However, a closer reading of the text reveals that many of the provisions in this text have been made even more stringent than the TRIPS agreement. Many of these, in fact, are in the nature of TRIPS plus provisions – entailing additional conditions to use the compulsory or government-use license than those prescribed under the WTO's TRIPS regime – which end up providing a higher level of intellectual property (IP) protection to patent holders.
The TRIPS Agreement is part of the Agreement establishing WTO, which prescribes the minimum standards of protection and enforcement of IP. It allows Members to provide more extensive protection of intellectual property if they so wish. This provides a route for the entry of TRIPS plus provisions, which aim at increasing the level of protection to IP right holders beyond TRIPS and are extensively used by developed countries and multinational corporations.
The leaked text proposes conditions that go beyond the TRIPS Agreement for the use of compulsory license in the context of COVID 19 vaccines. Organisations such as Médecins Sans Frontières, and many others experts and activists have undertaken a thorough analysis of the leaked text and concluded that it is a bad deal which needs to be rejected.
What are the TRIPS Plus elements in the Draft Text?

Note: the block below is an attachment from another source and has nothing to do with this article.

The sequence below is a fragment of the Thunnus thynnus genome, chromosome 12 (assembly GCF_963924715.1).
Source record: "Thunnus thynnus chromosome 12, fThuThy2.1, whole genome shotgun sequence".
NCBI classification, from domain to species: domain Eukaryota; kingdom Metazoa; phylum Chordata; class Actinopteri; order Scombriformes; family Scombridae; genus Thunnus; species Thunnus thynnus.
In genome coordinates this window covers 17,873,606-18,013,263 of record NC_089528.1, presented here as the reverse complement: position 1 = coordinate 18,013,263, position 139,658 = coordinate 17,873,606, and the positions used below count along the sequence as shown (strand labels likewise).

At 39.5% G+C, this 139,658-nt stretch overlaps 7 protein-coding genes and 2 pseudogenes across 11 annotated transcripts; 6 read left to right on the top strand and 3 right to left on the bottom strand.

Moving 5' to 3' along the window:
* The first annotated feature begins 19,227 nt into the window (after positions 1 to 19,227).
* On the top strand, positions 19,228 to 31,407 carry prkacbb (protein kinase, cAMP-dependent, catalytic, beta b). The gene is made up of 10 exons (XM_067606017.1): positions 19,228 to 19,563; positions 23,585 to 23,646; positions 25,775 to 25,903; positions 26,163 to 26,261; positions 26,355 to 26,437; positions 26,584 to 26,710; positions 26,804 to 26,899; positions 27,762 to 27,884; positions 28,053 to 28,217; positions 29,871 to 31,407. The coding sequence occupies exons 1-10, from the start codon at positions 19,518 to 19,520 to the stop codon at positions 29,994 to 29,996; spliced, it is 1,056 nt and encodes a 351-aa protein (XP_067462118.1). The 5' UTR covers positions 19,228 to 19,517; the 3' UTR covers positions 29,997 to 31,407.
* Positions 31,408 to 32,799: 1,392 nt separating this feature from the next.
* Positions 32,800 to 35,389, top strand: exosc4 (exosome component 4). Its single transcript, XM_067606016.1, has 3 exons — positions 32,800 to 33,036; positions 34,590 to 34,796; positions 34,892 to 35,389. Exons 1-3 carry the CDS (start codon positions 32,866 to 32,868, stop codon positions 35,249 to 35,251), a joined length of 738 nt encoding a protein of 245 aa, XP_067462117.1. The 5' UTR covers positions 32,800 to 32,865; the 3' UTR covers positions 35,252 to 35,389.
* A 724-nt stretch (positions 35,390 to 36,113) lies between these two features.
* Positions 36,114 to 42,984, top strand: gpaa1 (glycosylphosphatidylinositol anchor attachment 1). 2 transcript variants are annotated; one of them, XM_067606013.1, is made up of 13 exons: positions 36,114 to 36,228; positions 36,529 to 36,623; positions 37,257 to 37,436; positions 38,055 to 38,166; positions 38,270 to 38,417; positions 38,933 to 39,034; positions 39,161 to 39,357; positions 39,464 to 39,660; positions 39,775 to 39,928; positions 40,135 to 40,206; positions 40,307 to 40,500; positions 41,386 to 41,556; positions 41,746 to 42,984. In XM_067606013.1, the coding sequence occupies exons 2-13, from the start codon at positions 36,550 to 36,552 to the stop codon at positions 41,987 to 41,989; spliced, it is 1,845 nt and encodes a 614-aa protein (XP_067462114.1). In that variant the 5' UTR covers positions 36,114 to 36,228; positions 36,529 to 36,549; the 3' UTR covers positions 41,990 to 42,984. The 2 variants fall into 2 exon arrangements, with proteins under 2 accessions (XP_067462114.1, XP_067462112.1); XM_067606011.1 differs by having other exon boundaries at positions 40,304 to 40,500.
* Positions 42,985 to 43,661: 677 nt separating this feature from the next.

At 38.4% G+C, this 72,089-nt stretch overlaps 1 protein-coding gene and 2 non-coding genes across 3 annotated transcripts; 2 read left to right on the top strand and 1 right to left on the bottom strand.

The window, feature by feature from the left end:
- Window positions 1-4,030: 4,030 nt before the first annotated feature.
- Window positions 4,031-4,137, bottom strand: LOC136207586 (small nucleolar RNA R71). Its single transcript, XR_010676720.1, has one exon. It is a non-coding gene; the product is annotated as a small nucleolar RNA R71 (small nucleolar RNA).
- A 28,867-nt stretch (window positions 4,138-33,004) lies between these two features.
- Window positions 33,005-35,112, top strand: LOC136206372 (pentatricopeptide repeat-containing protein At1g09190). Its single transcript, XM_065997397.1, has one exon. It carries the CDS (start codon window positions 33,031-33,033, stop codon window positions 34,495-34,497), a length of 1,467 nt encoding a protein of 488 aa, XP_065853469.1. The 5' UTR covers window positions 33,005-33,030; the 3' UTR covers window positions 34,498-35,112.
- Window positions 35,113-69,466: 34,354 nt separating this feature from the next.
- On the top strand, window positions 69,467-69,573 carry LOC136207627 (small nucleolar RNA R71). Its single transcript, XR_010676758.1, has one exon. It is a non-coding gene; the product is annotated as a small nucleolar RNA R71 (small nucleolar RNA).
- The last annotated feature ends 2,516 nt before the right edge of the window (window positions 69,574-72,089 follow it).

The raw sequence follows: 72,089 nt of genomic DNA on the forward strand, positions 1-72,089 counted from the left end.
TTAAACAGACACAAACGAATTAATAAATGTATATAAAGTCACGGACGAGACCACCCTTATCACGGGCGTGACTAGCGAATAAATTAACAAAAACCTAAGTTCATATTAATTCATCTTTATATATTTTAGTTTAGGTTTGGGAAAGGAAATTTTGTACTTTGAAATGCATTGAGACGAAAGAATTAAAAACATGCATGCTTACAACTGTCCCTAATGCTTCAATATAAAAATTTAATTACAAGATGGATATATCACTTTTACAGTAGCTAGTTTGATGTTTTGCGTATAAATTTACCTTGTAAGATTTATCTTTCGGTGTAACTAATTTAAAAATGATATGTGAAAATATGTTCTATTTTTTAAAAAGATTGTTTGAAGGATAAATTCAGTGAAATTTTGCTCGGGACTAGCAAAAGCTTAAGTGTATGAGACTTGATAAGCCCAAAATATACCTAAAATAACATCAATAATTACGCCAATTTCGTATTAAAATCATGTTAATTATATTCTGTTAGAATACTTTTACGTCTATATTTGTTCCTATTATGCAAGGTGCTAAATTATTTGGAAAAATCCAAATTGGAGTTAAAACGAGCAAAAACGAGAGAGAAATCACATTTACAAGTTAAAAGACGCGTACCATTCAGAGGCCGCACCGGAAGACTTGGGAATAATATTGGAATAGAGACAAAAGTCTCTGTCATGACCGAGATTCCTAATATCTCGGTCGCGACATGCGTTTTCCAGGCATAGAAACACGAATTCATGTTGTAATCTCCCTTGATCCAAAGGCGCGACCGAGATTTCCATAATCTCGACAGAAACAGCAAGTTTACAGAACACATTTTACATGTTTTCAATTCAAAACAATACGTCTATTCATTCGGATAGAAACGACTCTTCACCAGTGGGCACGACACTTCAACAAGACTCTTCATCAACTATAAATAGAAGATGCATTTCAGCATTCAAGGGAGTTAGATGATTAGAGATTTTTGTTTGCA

- Paragraph 3 (a) of the leaked text stipulates that “The authorization shall list all patents covered”. This is a restrictive condition and is a TRIPS Plus provision. Article 31 of the TRIPS agreement pertains to compulsory licensing and government-use authorisation. Clause 31 (a) mentions that “authorization of such use shall be considered on its individual merits” and there is no restriction as to how a WTO member may draft a compulsory license.
The text, however, puts an extra condition of listing all patents. This is a difficult condition especially in the times of a pandemic where listing all patents may not be possible and may take indefinite time.
- Paragraph 3 (d) of the leaked text stipulates that “Eligible Members shall undertake all reasonable efforts to prevent the re-exportation of the COVID-19 vaccine that has been imported into their territories”.
It must be noted that under the TRIPS agreement, there is a flexibility to allow parallel importation. Under parallel importation products are marketed by the patent owner or with the patent owner’s permission in one country and imported into another country without the approval of the patent owner. This is a legitimate policy option that has been made use of by some countries to obtain patented health technologies at a reduced price.
However, the leaked text puts restrictions on such parallel imports. And that too in the times of a pandemic where a large section of the population in the poorer countries has still not been vaccinated. This is yet another example of a TRIPS provision. Under TRIPS agreement the restriction on re-exportation applies only in the case of compulsory license exclusively for exports under Article 31 bis. The proposal in the text expands that restrictions to all types of compulsory license.